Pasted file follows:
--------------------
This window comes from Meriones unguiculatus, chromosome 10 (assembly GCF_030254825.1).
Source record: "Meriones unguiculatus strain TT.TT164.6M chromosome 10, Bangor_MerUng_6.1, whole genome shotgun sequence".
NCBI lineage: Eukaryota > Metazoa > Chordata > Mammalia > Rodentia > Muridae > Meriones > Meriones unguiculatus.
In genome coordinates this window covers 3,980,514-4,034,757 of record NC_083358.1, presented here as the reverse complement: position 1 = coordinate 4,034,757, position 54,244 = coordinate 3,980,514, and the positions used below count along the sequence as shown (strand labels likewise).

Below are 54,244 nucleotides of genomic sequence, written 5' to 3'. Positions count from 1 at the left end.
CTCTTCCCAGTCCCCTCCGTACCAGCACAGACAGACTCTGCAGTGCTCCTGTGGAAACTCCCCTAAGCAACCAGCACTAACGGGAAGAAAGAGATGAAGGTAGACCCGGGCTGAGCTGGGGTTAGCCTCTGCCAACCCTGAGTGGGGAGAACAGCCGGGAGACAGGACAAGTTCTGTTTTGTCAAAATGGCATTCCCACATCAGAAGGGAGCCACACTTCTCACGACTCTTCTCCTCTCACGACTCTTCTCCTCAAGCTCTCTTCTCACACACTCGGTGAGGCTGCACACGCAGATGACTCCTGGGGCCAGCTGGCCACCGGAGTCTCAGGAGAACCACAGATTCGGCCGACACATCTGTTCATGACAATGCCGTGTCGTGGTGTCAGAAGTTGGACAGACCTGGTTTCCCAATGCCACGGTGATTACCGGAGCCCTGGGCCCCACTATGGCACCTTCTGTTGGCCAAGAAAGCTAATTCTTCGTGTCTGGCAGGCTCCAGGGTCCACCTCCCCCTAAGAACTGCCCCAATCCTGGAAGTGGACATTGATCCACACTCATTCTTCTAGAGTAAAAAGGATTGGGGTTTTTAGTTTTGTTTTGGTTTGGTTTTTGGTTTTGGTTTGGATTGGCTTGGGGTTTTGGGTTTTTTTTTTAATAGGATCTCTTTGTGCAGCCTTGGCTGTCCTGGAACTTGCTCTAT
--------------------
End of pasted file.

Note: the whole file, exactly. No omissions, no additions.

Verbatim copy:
This window comes from Meriones unguiculatus, chromosome 10 (assembly GCF_030254825.1).
Source record: "Meriones unguiculatus strain TT.TT164.6M chromosome 10, Bangor_MerUng_6.1, whole genome shotgun sequence".
NCBI lineage: Eukaryota > Metazoa > Chordata > Mammalia > Rodentia > Muridae > Meriones > Meriones unguiculatus.
In genome coordinates this window covers 3,980,514-4,034,757 of record NC_083358.1, presented here as the reverse complement: position 1 = coordinate 4,034,757, position 54,244 = coordinate 3,980,514, and the positions used below count along the sequence as shown (strand labels likewise).

Below are 54,244 nucleotides of genomic sequence, written 5' to 3'. Positions count from 1 at the left end.
CTCTTCCCAGTCCCCTCCGTACCAGCACAGACAGACTCTGCAGTGCTCCTGTGGAAACTCCCCTAAGCAACCAGCACTAACGGGAAGAAAGAGATGAAGGTAGACCCGGGCTGAGCTGGGGTTAGCCTCTGCCAACCCTGAGTGGGGAGAACAGCCGGGAGACAGGACAAGTTCTGTTTTGTCAAAATGGCATTCCCACATCAGAAGGGAGCCACACTTCTCACGACTCTTCTCCTCTCACGACTCTTCTCCTCAAGCTCTCTTCTCACACACTCGGTGAGGCTGCACACGCAGATGACTCCTGGGGCCAGCTGGCCACCGGAGTCTCAGGAGAACCACAGATTCGGCCGACACATCTGTTCATGACAATGCCGTGTCGTGGTGTCAGAAGTTGGACAGACCTGGTTTCCCAATGCCACGGTGATTACCGGAGCCCTGGGCCCCACTATGGCACCTTCTGTTGGCCAAGAAAGCTAATTCTTCGTGTCTGGCAGGCTCCAGGGTCCACCTCCCCCTAAGAACTGCCCCAATCCTGGAAGTGGACATTGATCCACACTCATTCTTCTAGAGTAAAAAGGATTGGGGTTTTTAGTTTTGTTTTGGTTTGGTTTTTGGTTTTGGTTTGGATTGGCTTGGGGTTTTGGGTTTTTTTTTTAATAGGATCTCTTTGTGCAGCCTTGGCTGTCCTGGAACTTGCTCTAT